Going all the way back to the beginnings of western philosophy, with Socrates and Plato in the “Meno”, we realize that when you define a general term, it isn’t just a matter of enumerating instances that fall in that category. The meaning of “virtue” is not “justice, and prudence, and courage, and honesty…” as Meno’s slave comes to see. The definition states the conceptual relationships of that notion “virtue”. If I come home and see a box of stuff in the hallway, I might say “what’s this”. The answer “it’s a collection of a knife, a stuffed animal, a yo-yo, a teapot, and 5 cloth napkins” might be true but not particularly helpful, for it doesn’t tell me what I want to understand. The answer “it’s the box of stuff going to the white elephant sale” provides the ratio under which the collection becomes intelligible as a collection. This is more what we mean by a definition.
August 30, 2014
The shame of PBS
Speaking of the horrific slaughter of infants, and the depravity of mind necessary to tolerate it, it appears that PBS will go ahead with broadcasting fiendish propaganda designed to “humanize” late-term abortionists.
Now “late-term abortionist” is just a feeble, unmanly euphemism for “legally-sanctioned serial killer.” His wicked business consists in nothing less than this: by direct impalement, precision throttling, dismemberment, or poisoning, to snuff out the life of wholly viable, and often fully mature, infant human beings. It is an undisguised assault upon all innocence superadded to an exploitation of the vulnerable, easily-led, and desperate. Torments and agonies that we would hardly countenance for the most pitiless sociopaths, convicted of ghastly murders and rotting on death row, we suffer to be inflicted on helpless babes maturing in the womb.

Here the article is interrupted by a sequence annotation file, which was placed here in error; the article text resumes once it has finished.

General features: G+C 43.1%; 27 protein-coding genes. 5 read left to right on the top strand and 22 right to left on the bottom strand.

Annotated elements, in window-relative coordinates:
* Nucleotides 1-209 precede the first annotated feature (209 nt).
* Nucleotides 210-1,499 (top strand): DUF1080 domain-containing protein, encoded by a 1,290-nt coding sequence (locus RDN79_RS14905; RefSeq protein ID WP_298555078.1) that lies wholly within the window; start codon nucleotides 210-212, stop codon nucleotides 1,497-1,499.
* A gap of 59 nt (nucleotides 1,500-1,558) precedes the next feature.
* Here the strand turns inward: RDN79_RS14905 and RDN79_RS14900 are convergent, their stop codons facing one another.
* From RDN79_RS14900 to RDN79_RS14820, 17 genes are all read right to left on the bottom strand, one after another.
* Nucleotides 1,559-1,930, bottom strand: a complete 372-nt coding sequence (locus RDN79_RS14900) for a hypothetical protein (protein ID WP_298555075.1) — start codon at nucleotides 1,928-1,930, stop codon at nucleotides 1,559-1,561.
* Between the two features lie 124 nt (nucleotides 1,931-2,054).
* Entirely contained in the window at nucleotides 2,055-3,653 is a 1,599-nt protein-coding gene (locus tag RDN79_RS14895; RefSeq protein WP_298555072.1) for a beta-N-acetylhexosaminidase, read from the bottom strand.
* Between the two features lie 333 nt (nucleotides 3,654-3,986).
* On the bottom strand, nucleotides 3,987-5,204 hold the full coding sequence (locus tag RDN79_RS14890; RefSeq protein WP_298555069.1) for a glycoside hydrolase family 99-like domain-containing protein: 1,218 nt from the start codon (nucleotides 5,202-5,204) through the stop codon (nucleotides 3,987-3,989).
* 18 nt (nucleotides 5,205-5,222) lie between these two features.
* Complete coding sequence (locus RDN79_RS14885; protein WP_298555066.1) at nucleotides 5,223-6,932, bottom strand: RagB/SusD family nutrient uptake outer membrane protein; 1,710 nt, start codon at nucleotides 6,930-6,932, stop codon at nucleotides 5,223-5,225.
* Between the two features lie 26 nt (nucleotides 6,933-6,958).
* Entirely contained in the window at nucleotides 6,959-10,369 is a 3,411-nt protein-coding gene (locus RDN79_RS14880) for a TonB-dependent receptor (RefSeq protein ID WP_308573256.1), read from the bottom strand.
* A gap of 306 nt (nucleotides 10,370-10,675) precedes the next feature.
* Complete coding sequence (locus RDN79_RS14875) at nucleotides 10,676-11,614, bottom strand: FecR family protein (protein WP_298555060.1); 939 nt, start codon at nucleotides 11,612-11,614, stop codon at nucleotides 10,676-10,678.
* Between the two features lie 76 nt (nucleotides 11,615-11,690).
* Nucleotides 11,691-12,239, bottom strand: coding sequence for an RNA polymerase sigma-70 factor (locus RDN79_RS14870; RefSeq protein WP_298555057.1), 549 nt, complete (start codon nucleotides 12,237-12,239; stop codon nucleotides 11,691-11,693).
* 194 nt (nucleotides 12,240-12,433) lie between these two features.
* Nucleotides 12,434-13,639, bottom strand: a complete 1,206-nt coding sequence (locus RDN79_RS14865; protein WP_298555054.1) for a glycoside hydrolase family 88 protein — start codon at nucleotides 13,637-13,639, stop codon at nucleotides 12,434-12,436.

The want of moral seriousness, from which arises public indifference to these crimes, is a sorrowful matter to compass. One is inclined, with Dostoevsky, to sigh aloud that man, the beast, gets used to everything. But indifference is one thing and active support is another. PBS has thrown in with the latter.
Supposing this vile film is indeed broadcast, a morally sound Republic would, without the slightest delay, disband the Public Broadcasting Corporation, retrieving every last available dollar of funding, and dismissing every last employee. A morally sound Republic would consider very carefully, and with deadly seriousness, whether a film produced to bring sympathy and fellow-feeling to the likes of these wicked “doctors” of baby-killing, can possibly be tolerated among a people dedicated to the proposition that all men are created equal. Perhaps the weight of prudence, in the end, tells against outright censorship, and the film’s existence would be permitted. But let us have no illusions that there is any good in it. No one should watch it, no one should distribute it, no one should utter a word of qualification against righteous hatred of it. It is altogether evil.
Alas, we do not live in a morally sound Republic. But neither do we live in one where the power of public opinion is impotent. Raise what voice you can against this outrage; declare to PBS your implacable hostility to the lying filth they propose to broadcast; inform your representatives in government of your indignation.
We will not name this snuff film, but its title refers to a late-term abortionist who was shot dead five years ago. Now the only thing bad about that is its lawless vigilantism. Only the duly-constituted public authority may undertake lethal violence to restrain wickedness. These killers should be executed by the state for premeditated homicide.
— The Editors